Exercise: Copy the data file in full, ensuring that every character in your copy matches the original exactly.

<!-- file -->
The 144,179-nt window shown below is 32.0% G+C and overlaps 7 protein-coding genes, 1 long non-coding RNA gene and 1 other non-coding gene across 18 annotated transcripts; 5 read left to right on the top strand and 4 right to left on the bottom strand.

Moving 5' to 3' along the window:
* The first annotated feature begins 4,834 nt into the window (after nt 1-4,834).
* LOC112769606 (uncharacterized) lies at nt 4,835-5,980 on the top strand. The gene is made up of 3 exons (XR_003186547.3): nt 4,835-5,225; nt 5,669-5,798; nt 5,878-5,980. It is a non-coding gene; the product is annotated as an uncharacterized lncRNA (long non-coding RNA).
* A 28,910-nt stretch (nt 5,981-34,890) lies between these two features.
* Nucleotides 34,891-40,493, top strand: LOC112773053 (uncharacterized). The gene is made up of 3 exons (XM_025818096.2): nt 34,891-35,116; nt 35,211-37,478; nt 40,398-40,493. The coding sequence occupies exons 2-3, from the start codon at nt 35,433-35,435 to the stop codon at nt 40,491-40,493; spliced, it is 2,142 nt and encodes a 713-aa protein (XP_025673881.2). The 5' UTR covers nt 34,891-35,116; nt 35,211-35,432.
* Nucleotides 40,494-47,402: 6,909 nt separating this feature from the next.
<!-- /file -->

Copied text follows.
The 144,179-nt window shown below is 32.0% G+C and overlaps 7 protein-coding genes, 1 long non-coding RNA gene and 1 other non-coding gene across 18 annotated transcripts; 5 read left to right on the top strand and 4 right to left on the bottom strand.

Moving 5' to 3' along the window:
* The first annotated feature begins 4,834 nt into the window (after nt 1-4,834).
* LOC112769606 (uncharacterized) lies at nt 4,835-5,980 on the top strand. The gene is made up of 3 exons (XR_003186547.3): nt 4,835-5,225; nt 5,669-5,798; nt 5,878-5,980. It is a non-coding gene; the product is annotated as an uncharacterized lncRNA (long non-coding RNA).
* A 28,910-nt stretch (nt 5,981-34,890) lies between these two features.
* Nucleotides 34,891-40,493, top strand: LOC112773053 (uncharacterized). The gene is made up of 3 exons (XM_025818096.2): nt 34,891-35,116; nt 35,211-37,478; nt 40,398-40,493. The coding sequence occupies exons 2-3, from the start codon at nt 35,433-35,435 to the stop codon at nt 40,491-40,493; spliced, it is 2,142 nt and encodes a 713-aa protein (XP_025673881.2). The 5' UTR covers nt 34,891-35,116; nt 35,211-35,432.
* Nucleotides 40,494-47,402: 6,909 nt separating this feature from the next.